The Jockeying For Obama's Old Senate Seat

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The jockeying to replace Roland Burris as the next United States Senator from Illinois continues. Earlier this week, Democrats were bummed to hear that the state's attorney general, Lisa Madigan, was going to decline to run for the seat being held by Burris and that used to be held by a fellow named Barack Obama. Republicans were doubly encouraged to hear that Mark Kirk, a relatively moderate and popular Republican congressman from the state, was likely to get in the race. Now, Chris Cillizza at The Washington Post is reporting that Kirk is not going to get in the race after all. Why does this matter? Because the race for a seat vacated by a president is important. 

If Democrats can't hold on to the president's seat, it'll be deep embarrassment for the party. After all, Illinois is a reliably blue state that's gone Democratic since 1992 often by margins greater than California. For the GOP, to pick up here would be a blow to Obama. It might even be an embarrassment ont he order of the 1961 special election for the U.S. Senate seat in Texas that had been held by Lyndon Johnson. John Tower, a Republican who went on to be Chairman of the Senate Armed Services Committee and whose confirmation as Defense Secretary was defeated in 1989, took the seat--the first Republican pick up of  a U.S. Senate seat in Texas since Reconstruction. It wouldn' tbe good for Obama's seat to go red either.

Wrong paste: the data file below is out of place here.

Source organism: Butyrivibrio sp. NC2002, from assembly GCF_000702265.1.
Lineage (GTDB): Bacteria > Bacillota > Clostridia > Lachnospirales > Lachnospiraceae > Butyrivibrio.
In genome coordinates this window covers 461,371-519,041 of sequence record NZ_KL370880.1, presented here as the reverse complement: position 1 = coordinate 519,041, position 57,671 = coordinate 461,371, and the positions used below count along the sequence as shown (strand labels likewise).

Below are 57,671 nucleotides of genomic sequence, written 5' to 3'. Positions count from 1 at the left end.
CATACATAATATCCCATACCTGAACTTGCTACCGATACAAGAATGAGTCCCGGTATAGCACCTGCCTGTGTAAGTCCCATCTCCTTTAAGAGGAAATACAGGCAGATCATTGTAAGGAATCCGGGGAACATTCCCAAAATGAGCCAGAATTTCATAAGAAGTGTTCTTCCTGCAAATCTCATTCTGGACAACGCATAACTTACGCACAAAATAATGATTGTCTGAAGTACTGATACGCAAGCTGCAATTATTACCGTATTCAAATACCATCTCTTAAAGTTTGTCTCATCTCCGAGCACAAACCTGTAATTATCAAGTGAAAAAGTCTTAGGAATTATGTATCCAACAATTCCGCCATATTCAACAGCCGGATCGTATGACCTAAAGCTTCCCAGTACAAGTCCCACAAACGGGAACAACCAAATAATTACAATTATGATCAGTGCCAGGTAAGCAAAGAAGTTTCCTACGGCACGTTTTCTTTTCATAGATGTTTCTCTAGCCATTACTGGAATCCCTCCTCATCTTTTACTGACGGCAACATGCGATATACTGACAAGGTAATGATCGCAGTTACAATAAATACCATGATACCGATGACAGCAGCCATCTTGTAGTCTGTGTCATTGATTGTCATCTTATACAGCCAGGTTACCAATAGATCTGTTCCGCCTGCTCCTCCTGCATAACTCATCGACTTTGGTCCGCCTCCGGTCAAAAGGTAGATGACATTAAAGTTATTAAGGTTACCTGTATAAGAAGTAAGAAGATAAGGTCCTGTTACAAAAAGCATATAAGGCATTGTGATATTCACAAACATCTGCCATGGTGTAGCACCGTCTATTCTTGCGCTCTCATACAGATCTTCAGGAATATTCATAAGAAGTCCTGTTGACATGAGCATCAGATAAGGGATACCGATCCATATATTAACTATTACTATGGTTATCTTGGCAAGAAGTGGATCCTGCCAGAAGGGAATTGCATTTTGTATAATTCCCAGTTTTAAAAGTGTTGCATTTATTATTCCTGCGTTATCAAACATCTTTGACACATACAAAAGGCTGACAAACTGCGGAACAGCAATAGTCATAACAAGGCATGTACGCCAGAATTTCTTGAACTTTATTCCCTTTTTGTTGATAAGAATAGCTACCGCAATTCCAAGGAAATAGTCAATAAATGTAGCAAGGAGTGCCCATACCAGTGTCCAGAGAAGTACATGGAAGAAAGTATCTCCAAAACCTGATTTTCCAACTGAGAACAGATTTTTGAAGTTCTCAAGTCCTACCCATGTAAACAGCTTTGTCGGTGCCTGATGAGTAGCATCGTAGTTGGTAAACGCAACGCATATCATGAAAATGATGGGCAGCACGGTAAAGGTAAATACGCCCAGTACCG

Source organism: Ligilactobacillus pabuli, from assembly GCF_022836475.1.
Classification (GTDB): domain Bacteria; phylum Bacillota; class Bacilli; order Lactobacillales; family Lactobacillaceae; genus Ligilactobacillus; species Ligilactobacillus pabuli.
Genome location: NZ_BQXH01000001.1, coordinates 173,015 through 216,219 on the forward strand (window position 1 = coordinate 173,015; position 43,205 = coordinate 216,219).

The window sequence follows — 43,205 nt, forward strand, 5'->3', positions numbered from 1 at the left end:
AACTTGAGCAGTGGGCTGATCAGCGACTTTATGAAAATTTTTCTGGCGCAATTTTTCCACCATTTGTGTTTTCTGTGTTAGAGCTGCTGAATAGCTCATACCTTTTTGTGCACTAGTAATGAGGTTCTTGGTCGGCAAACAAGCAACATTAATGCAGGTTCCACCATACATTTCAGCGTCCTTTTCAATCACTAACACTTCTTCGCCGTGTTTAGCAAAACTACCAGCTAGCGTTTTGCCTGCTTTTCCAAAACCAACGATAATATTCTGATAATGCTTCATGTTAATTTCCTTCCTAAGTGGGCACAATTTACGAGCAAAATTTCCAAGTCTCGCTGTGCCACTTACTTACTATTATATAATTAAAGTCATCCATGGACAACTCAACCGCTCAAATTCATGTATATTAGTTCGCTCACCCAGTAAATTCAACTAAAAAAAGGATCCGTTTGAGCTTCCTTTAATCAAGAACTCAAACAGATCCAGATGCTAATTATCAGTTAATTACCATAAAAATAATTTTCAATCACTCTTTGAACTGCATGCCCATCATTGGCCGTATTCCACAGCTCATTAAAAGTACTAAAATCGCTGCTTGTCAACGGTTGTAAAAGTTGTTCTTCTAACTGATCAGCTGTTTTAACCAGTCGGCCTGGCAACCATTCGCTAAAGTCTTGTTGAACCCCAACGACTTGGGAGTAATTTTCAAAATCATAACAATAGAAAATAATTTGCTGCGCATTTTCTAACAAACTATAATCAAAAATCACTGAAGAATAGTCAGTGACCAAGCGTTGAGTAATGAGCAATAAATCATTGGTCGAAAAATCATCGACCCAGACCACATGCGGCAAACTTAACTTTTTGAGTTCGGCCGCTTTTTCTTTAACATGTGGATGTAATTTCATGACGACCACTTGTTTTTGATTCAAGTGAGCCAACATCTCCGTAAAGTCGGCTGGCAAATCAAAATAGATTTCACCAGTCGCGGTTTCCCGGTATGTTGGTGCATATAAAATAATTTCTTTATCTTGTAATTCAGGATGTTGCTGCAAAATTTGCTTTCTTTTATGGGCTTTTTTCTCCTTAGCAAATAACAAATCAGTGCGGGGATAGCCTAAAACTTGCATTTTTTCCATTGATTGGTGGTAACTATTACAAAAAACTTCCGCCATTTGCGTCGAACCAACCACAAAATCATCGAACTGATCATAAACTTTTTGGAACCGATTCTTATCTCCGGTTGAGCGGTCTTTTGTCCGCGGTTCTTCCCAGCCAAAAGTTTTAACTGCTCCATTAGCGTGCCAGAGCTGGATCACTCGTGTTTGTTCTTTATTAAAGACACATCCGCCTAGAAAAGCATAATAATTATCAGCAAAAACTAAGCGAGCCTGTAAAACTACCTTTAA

The seat will hold special interest for the White House because the likely Democratic candidate is state Treasurer Alexi Giannoulias, a basketball buddy of Obama's. With Kirk, dropping out the Democratic chances of holding on to the seat just got better. But the economy is still shaky. Next November is a long way away and the state is still in the throes of dealing the ouster of Gov. Rod Blagojevich and the controversial appointment of Roland Burris. It's not hard to see the state sending a Republican to Washington and that would be a deep embarrassment for the president, his top political advisor David Axelrod, his chief of staff and former Illinois Congressman Rahm Emanuel and everyone else in the West Wing who comes from the Land of Lincoln.

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Matthew Cooper is a managing editor (White House) for National Journal.

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